More recently, I read his Until I Find You, about a young boy with a fantastic memory who, along with his tattooist mother, journeys around Europe in search of his wayward father, a church organist addicted to tattoos. The book goes on to follow this boy as he grows to manhood and comes to grips with his relationships to both of his parents. As I read it, I couldn’t help but think, "...again? Another boy with a screwed up life, growing up?" But still, I loved it and couldn’t put it down. And it got me thinking about why it was that I like Irving’s books so much, even though the stories and characters in them seem so similar. His writing and plotting are wonderful, but I think that maybe the appeal is also exactly that the stories are so classically structured and almost formulaic in the progression of the character from young age to adulthood. Almost all of his books are examples of the bildunsgroman genre, the coming-of-age story. And he’s not the only one writing in this mode: a My MCL search for the subject term “bildungsromans” produces, at the time of this writing, 2,082 results.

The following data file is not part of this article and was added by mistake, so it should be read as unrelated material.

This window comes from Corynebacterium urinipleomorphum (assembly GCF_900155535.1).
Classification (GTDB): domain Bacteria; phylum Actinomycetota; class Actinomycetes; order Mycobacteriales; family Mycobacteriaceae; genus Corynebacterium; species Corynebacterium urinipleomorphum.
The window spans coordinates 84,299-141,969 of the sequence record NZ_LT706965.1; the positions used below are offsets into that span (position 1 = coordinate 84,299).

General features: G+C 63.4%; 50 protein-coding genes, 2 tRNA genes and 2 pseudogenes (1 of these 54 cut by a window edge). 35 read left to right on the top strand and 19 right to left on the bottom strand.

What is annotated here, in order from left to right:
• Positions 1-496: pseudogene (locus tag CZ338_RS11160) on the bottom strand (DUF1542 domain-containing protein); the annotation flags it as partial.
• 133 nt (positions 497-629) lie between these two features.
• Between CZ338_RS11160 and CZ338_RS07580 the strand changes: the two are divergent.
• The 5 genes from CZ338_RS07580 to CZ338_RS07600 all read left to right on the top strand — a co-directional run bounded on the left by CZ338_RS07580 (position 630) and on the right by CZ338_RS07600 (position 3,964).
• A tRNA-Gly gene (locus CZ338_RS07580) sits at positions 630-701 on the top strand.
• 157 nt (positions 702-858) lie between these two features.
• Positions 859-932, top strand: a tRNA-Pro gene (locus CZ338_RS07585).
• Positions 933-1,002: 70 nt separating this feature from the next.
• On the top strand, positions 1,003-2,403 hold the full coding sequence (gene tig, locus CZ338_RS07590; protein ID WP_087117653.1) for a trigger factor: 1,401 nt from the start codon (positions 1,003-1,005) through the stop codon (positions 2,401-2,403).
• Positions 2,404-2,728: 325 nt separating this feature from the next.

So why do I/we like this kind of book so much? I suppose that the one constant in life is that you grow older, and maybe it’s nice to think that we also mature along the way. Or maybe there’s just nothing funnier or sadder than growing up.

Chanur Saga bookjacketI grew up 60 miles from Roswell, New Mexico; so my love of SciFi is natural. CJ Cherryh writes a very entertaining SciFi series called The Chanur Saga about a galaxy far, far away that is full of Hani, Mehendo'sat and Kif with sundry other species, and not a human in sight. Family, Trade and inter-species Diplomacy are the bedrocks of society. Then the Outsider stows away aboard the Hani ship 'The Pride of Chanur' and all hell breaks loose.